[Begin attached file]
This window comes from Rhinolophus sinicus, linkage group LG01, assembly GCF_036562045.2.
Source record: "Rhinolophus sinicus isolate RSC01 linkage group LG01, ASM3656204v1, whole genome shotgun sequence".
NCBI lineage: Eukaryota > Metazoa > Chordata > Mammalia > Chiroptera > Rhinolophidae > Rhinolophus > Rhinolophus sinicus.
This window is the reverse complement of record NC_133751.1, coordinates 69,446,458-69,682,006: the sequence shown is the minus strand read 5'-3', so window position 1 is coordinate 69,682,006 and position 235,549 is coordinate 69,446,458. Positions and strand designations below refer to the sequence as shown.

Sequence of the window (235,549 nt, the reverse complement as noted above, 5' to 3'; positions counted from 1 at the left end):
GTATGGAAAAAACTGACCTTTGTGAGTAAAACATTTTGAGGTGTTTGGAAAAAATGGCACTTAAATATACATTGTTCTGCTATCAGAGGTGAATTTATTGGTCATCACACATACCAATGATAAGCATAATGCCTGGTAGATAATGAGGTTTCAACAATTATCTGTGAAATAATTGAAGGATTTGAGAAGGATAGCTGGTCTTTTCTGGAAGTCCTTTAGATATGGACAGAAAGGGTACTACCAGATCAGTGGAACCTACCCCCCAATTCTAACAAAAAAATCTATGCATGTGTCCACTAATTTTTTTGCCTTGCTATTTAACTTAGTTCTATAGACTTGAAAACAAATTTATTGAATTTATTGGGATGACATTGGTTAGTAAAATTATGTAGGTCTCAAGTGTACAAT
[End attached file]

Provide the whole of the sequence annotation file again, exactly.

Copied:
This window comes from Rhinolophus sinicus, linkage group LG01, assembly GCF_036562045.2.
Source record: "Rhinolophus sinicus isolate RSC01 linkage group LG01, ASM3656204v1, whole genome shotgun sequence".
NCBI lineage: Eukaryota > Metazoa > Chordata > Mammalia > Chiroptera > Rhinolophidae > Rhinolophus > Rhinolophus sinicus.
This window is the reverse complement of record NC_133751.1, coordinates 69,446,458-69,682,006: the sequence shown is the minus strand read 5'-3', so window position 1 is coordinate 69,682,006 and position 235,549 is coordinate 69,446,458. Positions and strand designations below refer to the sequence as shown.

Sequence of the window (235,549 nt, the reverse complement as noted above, 5' to 3'; positions counted from 1 at the left end):
GTATGGAAAAAACTGACCTTTGTGAGTAAAACATTTTGAGGTGTTTGGAAAAAATGGCACTTAAATATACATTGTTCTGCTATCAGAGGTGAATTTATTGGTCATCACACATACCAATGATAAGCATAATGCCTGGTAGATAATGAGGTTTCAACAATTATCTGTGAAATAATTGAAGGATTTGAGAAGGATAGCTGGTCTTTTCTGGAAGTCCTTTAGATATGGACAGAAAGGGTACTACCAGATCAGTGGAACCTACCCCCCAATTCTAACAAAAAAATCTATGCATGTGTCCACTAATTTTTTTGCCTTGCTATTTAACTTAGTTCTATAGACTTGAAAACAAATTTATTGAATTTATTGGGATGACATTGGTTAGTAAAATTATGTAGGTCTCAAGTGTACAAT